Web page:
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Is your financial adviser acting in your best interests?

Is your financial adviser acting in your best interests?

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Having recently rejected the idea of banning contingency charging for pension transfer advice, the FCA is for the second time in twelve months consulting on such a ban. The Work and Pensions Committee (WPC) had earlier this year asked the FCA to revisit this area, and the FCA have now, it seems, completely changed their view in a major U-turn.

In a consultation released on 30 July, the FCA concluded that too many advisers are delivering poor advice on pension transfers since the introduction of pension freedoms in 2015. Much of the poor advice, say the FCA, is down to the way they are paid, and in particular to contingency charging, where advisers only get paid if a transfer proceeds.  Advisers do face some moral and client relationship challenges with DB transfers, particularly where people with DB pensions may be going to their adviser because they think a transfer might be a good idea. Charging money for giving advice that says “don’t do anything” may be challenging. Only charging when a transfer is appropriate and the client can pay from their pension fund rather than their bank account may feel like the right decision within the context of long term client relationships. But is that influencing outcomes?

The FCA’s starting point is, quite rightly, that for most people a transfer of pension benefits from a defined benefit (DB) arrangement to a defined contribution (DC) arrangement is a bad idea.  There are exceptions, but they are few and far between, and would very much depend of an individual’s personal circumstances. Yet the FCA’s supervisory work has found 69% of consumers are being advised to make such a transfer, and they estimate £2bn of pension benefits a year are being transferred from DB arrangements following unsuitable DB transfer advice.

The FCA openly say the aim of their consultation is to reduce the number of people transferring from DB pension arrangements when it is not in their best interest to do so. The Government sought to stop DC freedom and choice being a catalyst for a wave of dangerous DB transfers by requiring anyone making a DB to DC pension transfer over £30k in value to obtain advice from a financial adviser authorised to conduct such business by the FCA.  This has clearly not been successful in reducing the risk in a large percentage of cases.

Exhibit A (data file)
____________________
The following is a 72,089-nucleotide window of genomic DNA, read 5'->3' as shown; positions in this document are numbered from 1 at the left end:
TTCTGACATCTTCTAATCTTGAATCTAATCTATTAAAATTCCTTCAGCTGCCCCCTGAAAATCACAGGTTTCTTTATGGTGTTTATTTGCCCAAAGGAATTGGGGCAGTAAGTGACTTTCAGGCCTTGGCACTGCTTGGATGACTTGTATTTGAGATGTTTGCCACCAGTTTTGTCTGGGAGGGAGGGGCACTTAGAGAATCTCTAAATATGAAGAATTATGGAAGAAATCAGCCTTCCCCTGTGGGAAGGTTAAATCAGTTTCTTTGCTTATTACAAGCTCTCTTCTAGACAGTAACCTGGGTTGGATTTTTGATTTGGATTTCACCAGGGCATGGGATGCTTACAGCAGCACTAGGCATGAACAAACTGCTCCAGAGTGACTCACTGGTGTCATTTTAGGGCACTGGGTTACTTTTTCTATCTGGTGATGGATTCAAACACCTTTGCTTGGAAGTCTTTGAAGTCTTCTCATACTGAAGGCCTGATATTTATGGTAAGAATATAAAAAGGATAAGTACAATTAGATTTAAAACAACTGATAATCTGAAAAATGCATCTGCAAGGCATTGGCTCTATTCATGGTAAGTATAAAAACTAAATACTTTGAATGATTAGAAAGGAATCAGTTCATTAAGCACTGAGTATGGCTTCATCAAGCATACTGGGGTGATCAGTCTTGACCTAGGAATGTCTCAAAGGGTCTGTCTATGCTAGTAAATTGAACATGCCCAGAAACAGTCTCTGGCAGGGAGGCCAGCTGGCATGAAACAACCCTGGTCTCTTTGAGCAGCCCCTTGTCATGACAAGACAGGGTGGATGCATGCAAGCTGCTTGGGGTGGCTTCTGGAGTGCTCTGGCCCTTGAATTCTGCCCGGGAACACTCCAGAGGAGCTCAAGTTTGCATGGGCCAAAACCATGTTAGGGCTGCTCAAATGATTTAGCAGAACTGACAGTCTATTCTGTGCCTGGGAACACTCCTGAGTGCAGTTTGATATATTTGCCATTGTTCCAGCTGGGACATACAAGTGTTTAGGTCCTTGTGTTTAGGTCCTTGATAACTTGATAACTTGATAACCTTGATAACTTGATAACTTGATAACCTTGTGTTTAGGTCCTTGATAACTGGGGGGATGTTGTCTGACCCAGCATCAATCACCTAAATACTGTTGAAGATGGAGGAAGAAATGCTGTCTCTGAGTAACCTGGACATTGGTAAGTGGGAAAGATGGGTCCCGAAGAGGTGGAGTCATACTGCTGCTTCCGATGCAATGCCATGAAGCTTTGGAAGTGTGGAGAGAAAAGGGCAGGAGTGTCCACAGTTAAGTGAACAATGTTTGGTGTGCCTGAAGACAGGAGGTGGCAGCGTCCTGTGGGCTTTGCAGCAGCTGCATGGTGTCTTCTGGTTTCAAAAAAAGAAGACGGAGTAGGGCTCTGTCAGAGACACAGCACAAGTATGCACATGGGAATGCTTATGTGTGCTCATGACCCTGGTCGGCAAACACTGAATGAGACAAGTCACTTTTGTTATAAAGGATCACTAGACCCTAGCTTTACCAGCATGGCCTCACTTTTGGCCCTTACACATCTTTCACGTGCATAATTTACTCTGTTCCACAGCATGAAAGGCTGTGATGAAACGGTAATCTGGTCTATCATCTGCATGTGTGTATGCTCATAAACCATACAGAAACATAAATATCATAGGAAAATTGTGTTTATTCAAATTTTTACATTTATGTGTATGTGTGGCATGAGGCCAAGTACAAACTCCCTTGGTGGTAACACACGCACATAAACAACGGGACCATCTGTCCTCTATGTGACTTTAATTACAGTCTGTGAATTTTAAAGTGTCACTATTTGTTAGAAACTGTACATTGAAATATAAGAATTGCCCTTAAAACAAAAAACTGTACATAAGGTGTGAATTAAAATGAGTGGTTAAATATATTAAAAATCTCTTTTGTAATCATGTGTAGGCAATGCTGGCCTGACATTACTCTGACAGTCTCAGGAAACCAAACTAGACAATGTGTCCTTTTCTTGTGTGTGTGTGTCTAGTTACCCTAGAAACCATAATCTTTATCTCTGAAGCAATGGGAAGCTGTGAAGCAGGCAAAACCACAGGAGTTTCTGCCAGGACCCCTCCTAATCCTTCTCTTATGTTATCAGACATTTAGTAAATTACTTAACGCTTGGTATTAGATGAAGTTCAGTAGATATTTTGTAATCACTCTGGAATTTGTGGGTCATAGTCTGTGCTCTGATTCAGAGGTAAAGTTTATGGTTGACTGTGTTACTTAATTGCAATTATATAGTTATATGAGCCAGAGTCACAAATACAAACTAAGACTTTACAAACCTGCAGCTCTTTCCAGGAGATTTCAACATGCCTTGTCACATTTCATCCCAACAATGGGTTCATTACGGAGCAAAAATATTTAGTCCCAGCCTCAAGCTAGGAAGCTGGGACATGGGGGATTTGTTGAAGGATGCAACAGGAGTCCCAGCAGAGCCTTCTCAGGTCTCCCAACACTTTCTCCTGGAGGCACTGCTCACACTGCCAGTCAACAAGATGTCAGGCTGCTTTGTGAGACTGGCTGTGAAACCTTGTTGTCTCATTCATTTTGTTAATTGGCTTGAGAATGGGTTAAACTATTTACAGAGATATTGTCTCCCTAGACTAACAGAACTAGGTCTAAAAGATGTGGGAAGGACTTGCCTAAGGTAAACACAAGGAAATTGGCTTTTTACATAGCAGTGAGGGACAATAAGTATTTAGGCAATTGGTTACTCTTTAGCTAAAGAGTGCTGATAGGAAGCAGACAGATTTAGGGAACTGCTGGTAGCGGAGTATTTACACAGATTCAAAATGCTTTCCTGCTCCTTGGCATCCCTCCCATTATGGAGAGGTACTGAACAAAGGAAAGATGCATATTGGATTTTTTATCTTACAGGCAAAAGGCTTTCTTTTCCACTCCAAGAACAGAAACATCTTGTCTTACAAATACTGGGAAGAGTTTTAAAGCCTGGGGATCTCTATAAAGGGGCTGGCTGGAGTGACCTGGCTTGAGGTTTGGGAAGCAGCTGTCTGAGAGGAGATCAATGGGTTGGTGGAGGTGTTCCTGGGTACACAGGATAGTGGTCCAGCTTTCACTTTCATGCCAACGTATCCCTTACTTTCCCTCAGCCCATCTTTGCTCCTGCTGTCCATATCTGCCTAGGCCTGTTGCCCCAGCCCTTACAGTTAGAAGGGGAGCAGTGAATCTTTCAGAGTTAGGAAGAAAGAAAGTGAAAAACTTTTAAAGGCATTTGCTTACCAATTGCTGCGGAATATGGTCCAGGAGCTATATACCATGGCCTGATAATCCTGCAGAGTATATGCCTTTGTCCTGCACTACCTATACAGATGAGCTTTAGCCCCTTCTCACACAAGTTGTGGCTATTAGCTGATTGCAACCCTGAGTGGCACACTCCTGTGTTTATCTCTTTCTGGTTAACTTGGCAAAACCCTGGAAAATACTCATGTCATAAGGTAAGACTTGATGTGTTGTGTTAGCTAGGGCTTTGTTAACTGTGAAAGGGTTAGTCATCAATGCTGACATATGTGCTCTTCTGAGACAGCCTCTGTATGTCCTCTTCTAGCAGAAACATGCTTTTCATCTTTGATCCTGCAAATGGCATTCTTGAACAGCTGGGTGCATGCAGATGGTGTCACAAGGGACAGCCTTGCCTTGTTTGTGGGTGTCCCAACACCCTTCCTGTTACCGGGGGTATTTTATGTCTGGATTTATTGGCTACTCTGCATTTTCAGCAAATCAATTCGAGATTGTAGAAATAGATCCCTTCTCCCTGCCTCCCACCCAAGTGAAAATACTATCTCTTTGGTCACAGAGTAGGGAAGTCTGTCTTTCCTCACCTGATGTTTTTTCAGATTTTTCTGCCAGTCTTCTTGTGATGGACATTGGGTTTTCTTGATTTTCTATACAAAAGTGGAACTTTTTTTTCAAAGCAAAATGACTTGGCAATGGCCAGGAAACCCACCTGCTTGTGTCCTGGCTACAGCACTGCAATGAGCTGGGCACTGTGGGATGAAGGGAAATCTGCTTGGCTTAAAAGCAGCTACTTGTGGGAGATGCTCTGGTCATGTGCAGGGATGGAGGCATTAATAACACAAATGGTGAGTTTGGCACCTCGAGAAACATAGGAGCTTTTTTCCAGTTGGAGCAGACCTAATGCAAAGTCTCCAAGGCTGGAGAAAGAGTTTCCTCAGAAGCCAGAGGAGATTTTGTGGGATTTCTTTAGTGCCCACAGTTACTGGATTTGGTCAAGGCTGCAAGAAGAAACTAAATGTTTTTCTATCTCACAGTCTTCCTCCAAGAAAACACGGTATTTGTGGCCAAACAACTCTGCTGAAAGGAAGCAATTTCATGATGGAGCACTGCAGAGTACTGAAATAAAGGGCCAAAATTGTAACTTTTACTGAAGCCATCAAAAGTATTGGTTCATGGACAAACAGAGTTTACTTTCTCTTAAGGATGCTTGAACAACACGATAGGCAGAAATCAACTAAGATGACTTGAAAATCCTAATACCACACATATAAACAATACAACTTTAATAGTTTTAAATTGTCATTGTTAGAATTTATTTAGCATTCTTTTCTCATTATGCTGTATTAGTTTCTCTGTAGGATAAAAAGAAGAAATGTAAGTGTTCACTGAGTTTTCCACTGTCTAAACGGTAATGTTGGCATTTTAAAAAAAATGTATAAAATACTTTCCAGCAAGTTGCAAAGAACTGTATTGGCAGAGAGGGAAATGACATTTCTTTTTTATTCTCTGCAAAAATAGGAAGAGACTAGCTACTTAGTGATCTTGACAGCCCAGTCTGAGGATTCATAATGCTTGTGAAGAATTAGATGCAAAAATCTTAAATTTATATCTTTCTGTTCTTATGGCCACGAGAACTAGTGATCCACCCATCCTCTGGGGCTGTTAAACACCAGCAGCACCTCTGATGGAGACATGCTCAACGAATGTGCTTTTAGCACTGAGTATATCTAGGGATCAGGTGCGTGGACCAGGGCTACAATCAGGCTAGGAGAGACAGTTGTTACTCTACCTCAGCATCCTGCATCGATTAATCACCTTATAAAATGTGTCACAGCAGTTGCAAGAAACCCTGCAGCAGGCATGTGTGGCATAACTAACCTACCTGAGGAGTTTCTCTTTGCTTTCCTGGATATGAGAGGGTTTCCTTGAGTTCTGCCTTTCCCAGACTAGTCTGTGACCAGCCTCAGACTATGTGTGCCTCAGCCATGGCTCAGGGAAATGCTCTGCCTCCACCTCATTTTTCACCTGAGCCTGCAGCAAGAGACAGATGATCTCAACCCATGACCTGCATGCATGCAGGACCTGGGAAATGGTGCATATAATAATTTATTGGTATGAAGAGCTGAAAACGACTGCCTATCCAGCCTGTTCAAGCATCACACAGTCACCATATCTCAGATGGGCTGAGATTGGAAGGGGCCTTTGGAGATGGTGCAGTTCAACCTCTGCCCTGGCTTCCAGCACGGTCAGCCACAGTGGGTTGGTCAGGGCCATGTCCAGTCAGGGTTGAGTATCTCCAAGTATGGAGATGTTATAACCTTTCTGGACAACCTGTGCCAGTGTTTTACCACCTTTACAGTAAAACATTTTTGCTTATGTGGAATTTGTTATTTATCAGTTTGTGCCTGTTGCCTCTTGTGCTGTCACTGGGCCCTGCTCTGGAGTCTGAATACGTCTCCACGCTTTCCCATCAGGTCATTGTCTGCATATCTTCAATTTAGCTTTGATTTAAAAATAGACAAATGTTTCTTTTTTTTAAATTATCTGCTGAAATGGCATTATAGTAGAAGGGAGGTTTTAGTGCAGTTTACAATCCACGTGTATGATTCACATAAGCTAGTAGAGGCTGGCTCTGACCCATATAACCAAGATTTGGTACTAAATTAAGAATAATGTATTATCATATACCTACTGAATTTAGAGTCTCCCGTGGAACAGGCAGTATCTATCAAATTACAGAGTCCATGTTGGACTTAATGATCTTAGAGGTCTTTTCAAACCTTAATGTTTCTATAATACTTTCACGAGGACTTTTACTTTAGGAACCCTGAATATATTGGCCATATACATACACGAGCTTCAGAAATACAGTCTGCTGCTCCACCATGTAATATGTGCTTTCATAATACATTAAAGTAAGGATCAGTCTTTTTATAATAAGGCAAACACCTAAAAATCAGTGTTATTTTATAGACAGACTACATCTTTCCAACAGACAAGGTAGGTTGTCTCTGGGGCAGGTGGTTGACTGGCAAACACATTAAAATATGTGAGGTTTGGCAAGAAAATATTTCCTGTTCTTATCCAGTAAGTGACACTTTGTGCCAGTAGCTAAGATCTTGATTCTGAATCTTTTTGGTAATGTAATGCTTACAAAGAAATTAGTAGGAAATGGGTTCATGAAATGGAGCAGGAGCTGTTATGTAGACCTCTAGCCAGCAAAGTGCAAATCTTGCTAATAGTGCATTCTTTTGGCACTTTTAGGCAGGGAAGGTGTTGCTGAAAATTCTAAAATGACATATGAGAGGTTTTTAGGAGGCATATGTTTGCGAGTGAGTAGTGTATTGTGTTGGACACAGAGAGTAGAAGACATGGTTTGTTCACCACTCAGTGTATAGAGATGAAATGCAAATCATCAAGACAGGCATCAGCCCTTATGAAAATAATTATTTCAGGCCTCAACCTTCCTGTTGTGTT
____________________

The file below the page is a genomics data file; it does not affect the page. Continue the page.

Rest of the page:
Another point the FCA raises is that workplace pensions are often not selected by IFAs when a DB transfer is made; instead the transfer is often made to a personal pension where the IFA is able to charge ongoing fees from the fund. The FCA comment that typically, ongoing adviser charges range from 0.5% to 1% of a transferred pot and observed that recent data on pension transfers indicated 36% of consumers who transferred, invested in a solution costing more than 1.5% each year. This is in contrast to workplace pensions where charges are capped at 0.75% and are often below 0.5%.

The FCA, under some political pressure, is now tightening up in respect of some of its less reputable members.  For most financial advisers, the proposed changes in the consultation will mean little change and I suspect many will welcome them.

One of the problems for individual members is understanding who are – and who are not – the more reputable financial advisers to go to.  It’s not an easy decision, even for those with considerable pension knowledge.  It’s an area where trustees and employers running DB occupational pension schemes are starting to do more by recommending preferred financial advisers to their members and staff, having carried out a due diligence exercise and established which advisers have the breadth of experience and scale to properly advise people on what is potentially a life-changing decision. Employers can pay up to £500 per year towards member advice and therefore may be willing to subsidise the cost of advice as part of a financial wellbeing strategy, or enable members to pay for advice from pre-tax pay through salary sacrifice. There may, of course, be a cost in carrying out this work, but on the opposite side of the coin, not doing it is, as we have seen, costing members, with £2bn a year of DB benefits being transferred out on the basis of bad advice.